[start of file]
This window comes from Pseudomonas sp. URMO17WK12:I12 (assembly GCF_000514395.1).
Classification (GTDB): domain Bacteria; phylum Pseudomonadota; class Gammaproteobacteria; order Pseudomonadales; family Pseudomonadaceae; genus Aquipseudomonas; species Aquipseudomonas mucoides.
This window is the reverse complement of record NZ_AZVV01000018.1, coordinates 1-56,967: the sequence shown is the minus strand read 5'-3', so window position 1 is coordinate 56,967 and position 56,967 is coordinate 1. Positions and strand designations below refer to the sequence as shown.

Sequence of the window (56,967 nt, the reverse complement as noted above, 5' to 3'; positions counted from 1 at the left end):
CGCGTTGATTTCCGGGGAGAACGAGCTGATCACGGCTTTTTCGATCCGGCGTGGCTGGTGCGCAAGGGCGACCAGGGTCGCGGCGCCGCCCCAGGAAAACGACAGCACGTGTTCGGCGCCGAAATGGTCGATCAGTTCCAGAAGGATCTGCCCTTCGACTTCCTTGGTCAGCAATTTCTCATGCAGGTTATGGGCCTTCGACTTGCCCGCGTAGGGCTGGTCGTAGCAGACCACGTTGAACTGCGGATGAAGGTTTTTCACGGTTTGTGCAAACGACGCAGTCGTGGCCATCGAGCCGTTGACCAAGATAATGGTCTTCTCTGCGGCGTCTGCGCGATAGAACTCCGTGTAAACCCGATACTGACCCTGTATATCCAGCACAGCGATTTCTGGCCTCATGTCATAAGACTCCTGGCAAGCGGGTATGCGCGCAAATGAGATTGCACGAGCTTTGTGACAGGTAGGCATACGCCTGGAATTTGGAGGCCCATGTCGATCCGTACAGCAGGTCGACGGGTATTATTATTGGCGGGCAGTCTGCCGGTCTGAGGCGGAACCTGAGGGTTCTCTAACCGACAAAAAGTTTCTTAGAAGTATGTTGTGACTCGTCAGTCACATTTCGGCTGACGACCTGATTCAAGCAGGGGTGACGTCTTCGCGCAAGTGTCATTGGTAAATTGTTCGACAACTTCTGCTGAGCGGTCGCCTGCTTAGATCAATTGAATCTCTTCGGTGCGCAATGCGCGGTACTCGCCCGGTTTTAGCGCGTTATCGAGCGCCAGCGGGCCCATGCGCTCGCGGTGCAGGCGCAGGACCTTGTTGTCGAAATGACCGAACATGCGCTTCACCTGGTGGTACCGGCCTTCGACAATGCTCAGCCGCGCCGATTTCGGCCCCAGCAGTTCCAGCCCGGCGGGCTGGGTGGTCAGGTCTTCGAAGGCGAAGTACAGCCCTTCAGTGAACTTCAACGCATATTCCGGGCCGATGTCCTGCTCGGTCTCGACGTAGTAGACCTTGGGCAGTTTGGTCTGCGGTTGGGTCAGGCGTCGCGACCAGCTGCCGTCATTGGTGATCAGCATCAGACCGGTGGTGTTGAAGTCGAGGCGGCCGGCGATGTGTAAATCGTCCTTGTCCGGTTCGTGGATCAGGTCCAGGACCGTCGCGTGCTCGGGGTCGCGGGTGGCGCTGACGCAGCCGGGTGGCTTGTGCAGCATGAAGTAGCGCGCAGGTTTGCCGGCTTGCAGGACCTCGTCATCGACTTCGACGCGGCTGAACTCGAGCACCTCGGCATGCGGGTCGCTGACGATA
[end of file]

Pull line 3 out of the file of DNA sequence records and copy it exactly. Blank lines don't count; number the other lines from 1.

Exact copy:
This window is the reverse complement of record NZ_AZVV01000018.1, coordinates 1-56,967: the sequence shown is the minus strand read 5'-3', so window position 1 is coordinate 56,967 and position 56,967 is coordinate 1. Positions and strand designations below refer to the sequence as shown.